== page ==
Internet publishers Arianna Huffington and Tina Brown may both be foreign transplants to the U.S., but there's little question which of the two fifty-somethings has more fully assimilated her site to the democratic rough-and-tumble of American Web culture. It was Huffington who offered blogs to five virtual strangers over the course of two days, as documented in the New Yorker earlier this month, including "the Asperger’s-afflicted teen-age son of a radio d.j." and "a woman, dressed exclusively in green, who was trying to stop insecticide spraying." Brown, in contrast, has lent her Daily Beast a distinctly royalist feel, as one might expect from a Commander of the British Empire. And the former New Yorker editor played the snob angle for all it was worth in a lengthy interview with Portfolio's Lloyd Grove:
L.G.: Arianna Huffington doesn't pay her writers, as you know—her bloggers particularly.
T.B.: Don't forget, Lloyd, it's a completely different model, because that's a come-one-come-all, multi sort of present site. We are commissioning and not just trying to publish every blog that comes in as a post. It's going through editors. It's not people posting without an editor, it's people writing for either a commission or a particular editor. We accept and we reject.
...We do feel that our service is to be discerning... we're not just looking to simply post everything in the world that's close to the door right now.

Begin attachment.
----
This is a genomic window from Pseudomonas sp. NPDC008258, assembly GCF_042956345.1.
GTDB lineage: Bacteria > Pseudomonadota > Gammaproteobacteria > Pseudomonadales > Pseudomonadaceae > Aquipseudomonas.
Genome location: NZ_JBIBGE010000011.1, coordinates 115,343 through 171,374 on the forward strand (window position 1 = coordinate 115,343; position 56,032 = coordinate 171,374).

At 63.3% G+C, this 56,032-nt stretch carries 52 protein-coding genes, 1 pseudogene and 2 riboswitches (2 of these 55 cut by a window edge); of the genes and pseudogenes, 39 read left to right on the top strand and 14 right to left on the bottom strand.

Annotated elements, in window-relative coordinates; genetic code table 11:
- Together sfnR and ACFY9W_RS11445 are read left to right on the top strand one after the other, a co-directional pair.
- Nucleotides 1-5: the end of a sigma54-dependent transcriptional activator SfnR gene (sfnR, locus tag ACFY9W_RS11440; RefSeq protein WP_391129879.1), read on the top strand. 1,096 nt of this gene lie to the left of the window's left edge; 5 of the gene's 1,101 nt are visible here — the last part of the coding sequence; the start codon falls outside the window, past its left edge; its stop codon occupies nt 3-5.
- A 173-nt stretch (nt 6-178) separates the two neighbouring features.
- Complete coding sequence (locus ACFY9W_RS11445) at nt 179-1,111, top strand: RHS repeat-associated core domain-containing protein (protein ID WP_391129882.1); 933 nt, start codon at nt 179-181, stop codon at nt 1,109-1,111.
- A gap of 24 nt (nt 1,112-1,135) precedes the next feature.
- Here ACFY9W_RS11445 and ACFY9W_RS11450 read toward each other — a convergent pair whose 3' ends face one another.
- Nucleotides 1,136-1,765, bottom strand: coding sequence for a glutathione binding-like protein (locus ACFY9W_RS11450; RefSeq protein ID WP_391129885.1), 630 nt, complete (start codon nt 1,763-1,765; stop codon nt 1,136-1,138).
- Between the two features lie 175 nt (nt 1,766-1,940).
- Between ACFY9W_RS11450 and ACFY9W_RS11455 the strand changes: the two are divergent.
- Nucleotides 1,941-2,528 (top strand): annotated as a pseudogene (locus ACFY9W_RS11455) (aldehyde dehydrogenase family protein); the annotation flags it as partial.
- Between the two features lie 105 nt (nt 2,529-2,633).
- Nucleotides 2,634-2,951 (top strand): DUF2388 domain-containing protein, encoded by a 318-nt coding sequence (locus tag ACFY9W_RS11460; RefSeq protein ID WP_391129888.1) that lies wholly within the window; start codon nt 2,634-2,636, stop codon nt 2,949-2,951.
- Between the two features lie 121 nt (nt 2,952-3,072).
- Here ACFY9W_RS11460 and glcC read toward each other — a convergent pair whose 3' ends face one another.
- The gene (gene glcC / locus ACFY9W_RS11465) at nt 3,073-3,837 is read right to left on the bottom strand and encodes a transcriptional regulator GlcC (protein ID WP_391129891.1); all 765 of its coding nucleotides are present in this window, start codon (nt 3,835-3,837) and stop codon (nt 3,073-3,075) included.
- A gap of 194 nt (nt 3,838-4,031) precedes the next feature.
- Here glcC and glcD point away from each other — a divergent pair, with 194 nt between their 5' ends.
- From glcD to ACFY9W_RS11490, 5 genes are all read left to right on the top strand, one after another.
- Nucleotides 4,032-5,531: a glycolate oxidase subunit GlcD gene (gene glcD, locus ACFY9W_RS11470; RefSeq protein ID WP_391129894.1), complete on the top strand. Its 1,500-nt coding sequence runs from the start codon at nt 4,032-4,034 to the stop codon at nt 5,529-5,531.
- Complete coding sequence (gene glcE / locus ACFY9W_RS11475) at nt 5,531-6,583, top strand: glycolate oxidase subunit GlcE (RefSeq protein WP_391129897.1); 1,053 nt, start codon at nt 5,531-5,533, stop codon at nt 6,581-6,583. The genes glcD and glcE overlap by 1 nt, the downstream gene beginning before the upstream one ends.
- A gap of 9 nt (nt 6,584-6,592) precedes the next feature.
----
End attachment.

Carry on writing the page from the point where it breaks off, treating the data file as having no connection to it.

As if to cement the notion that she's a media A-lister (as opposed to, say, a bored divorcée looking to stay at the top of the cocktail circuit), Brown eagerly mentioned that she's also got a book on the Clintons due soon (actually 2010, she later realized) and a "production development deal" with HBO (she's adapting Tom Wolfe's "I Am Charlotte Simmons" for the small screen).
The former Vanity Fair chief also let it be known that it was financial backer Barry Diller who approached her and not the other way around — and that she made him wait while she finished her book.
This top-shelf positioning seems to be working fabulously, by the way. In its first two weeks the Beast has earned wide notice for Christopher Buckley's endorsement of Barack Obama, news of Buckley's subsequent firing from National Review, Mike Kinsley on John McCain having a meltdown at a craps table and Kevin Sessums' spiked profile of a fragile, breakdown-prone Jennifer Lopez.
Now Brown just needs to figure out how to make money on this highbrow stew. Diller won't finance her highbrow airs forever, after all.